Here’s a sentence I never thought I’d write: There’s something a lot of journalists could learn from Stan Collymore.
Yes, really. Cannock’s finest footballer seems to have mastered the art of crowdsourcing. Or rather, he had, before deciding he was locking down his Twitter profile after getting abuse from football fans.
The other week, Collymore – former Aston Villa striker turned Talk Sport football presenter – decided to turn the attention of his CallCollymore show to season ticket prices.
Rather than ring round all 90-odd league clubs – or get a researcher to do it – Collymore instead turned to Twitter.
Collymore has been something of a revelation on Twitter over the past year or so. He’s not one for just pumping out information that suits him – he interacted with people, replied to their questions and yes, he was quite fond of blocking people who got on his nerves. He’s probably a good example of someone who needs the blocking tool on Twitter to get rid of those who seek to abuse him, but regardless of that he was an example of a celebrity who was happy to get involved in discussions.
So when he asked for information, he got a good response. It’s the most basic rule of Twitter – as a journalist, you tend to get back what you put in. In that respect, it’s no different to many other aspects of journalism.
The responses came in thick and fast and trawling through them at the time was fascinating – not only was Stan getting the prices, but the stories behind the prices. Of course, crowdsourcing like this doesn’t replace the journalism, it aids it – Stan still needed to check that what he was being told was the truth. But there’s no doubt that by crowdsourcing in this way, Stan learnt a lot more in a short period of time than he would have done by doing his research the traditional way.
So if Stan can do it, why don’t more journalists? Admittedly, the fact he was a celebrity will have made it easier for him to start building up a bigger audience. But he clearly had an audience which worked for his show – as the response above shows.
But for me, the bigger problem for journalists is that when the early adopters got excited about Twitter and told their journalistic colleagues that it was brilliant. Yet for story gathering and interacting with an audience – particularly regional reporters covering a specific town or city area – Twitter wasn’t that great at first. To use the geek speak, Twitter hadn’t reached a critical mass of users to be of regular use to journalists who wanted to do something other than talk to other journalists or early adopters.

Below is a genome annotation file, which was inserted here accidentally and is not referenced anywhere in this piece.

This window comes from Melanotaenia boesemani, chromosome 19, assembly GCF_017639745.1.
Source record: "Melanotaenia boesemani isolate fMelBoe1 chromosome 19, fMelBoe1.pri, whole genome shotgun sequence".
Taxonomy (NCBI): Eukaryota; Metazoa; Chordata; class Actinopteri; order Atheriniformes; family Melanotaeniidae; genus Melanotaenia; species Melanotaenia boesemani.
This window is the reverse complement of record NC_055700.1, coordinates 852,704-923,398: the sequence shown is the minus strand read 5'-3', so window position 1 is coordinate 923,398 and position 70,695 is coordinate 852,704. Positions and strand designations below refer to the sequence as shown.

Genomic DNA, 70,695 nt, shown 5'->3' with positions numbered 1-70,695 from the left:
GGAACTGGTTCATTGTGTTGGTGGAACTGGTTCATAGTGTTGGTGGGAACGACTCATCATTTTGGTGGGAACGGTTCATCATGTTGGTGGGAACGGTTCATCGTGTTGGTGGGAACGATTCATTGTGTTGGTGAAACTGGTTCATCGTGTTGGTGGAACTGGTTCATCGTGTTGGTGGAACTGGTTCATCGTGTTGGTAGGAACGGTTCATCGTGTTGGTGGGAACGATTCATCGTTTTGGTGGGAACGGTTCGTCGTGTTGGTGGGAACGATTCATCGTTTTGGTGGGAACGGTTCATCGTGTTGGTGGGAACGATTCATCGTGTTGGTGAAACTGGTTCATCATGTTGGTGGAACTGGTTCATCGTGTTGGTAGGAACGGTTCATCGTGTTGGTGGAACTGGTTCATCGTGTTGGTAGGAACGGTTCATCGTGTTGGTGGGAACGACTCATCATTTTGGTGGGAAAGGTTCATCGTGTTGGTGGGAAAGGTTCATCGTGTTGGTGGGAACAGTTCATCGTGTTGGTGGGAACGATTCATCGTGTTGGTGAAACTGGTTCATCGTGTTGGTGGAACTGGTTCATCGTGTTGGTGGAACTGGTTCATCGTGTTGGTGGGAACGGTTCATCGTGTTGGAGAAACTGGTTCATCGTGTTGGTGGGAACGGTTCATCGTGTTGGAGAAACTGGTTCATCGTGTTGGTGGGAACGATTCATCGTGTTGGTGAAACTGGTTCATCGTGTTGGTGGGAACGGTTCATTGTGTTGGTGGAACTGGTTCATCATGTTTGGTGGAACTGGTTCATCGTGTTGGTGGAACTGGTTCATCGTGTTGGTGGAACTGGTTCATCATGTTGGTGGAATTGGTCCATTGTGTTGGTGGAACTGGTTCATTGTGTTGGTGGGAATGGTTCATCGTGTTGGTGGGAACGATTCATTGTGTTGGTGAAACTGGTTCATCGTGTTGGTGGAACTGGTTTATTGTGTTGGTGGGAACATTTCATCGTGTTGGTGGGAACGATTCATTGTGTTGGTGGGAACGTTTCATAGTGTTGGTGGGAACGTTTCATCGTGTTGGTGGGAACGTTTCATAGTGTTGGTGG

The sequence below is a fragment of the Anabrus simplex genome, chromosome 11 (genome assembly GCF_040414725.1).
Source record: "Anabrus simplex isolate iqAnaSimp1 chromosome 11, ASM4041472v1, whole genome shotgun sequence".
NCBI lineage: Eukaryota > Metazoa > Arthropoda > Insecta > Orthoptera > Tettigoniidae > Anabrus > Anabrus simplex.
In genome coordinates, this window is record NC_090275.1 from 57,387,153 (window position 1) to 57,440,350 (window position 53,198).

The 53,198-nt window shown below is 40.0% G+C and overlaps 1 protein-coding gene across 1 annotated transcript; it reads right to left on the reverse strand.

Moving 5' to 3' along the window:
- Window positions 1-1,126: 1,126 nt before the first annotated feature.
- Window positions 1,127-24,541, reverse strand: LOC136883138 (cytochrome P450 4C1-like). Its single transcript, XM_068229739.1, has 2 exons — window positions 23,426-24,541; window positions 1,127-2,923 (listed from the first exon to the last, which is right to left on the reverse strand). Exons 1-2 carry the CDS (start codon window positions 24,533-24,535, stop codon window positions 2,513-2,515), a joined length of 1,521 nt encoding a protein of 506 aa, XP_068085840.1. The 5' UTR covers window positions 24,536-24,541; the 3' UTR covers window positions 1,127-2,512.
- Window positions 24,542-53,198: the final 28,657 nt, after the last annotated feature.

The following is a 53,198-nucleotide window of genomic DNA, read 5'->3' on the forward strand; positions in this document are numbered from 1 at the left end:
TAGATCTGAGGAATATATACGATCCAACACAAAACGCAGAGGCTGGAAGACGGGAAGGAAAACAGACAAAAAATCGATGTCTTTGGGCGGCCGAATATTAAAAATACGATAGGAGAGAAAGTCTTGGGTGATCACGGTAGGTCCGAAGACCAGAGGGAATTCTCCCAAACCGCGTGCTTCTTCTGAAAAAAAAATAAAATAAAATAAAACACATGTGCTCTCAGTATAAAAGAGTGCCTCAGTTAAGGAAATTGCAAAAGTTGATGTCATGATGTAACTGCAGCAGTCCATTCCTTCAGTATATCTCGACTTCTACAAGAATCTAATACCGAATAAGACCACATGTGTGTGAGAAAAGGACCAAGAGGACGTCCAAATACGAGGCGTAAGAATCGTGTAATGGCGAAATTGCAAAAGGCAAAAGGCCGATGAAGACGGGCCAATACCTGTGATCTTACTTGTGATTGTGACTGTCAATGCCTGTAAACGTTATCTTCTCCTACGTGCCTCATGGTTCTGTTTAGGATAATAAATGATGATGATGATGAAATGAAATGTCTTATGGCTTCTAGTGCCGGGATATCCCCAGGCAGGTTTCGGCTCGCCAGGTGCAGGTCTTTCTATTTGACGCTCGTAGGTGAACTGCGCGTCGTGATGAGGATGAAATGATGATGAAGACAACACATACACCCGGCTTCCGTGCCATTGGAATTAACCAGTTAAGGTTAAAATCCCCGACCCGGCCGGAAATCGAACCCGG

And in busy newsrooms with so many other failsafe ways of getting news, sticking with something which might come good in the future can be hard to justify.
Does Stan’s example demonstrate that Twitter now has that critical mass? In isolation, probably not – after all early adopters can like football too. But the level of response, and the stories which went with it, along with the increasing examples of journalists getting results from Twitter, suggests that if you tried Twitter before but couldn’t see the benefit of spending time on developing a network, then it’s worth having a go again.
The tips for doing this are simple:
1. Make sure you tell people who you are and – if you’re using it for work – what you do. Fill in the biography section, in other words
2. Twitter Search is a good way of finding people who are talking about things which interest you or interest you for work – simply search for the terms relating to your work and check the profiles of those who come up in the search results. If what they say interests you, follow them.
3. If you’re more interested in finding people who live locally to you, then advanced Twitter Search does an ok job, as does Nearby Tweets but my favourite at the moment is locafollow – which searches by biographic location
4. This tip I originally heard from @Tim (Tim Bradshaw from the FT): Twitter is like being in the pub – you don’t just go in and shout for stuff, you make the time to get to know people and join in conversations. On Twitter, that could mean answering people’s questions, retweeting their tweets to your followers, and join in with other discussions.
5. Think before you Tweet. If you’ve set up your Twitter account to be a tool for work, then you’re associated with whatever publication (online or offline) that you work for.
6. Don’t get in a huff if someone is a bit sharp or rude back. Certainly don’t do a Stan and take your bat and ball home. Do as you would if it was a face-to-face discussion, decide if it’s worth replying or just moving on.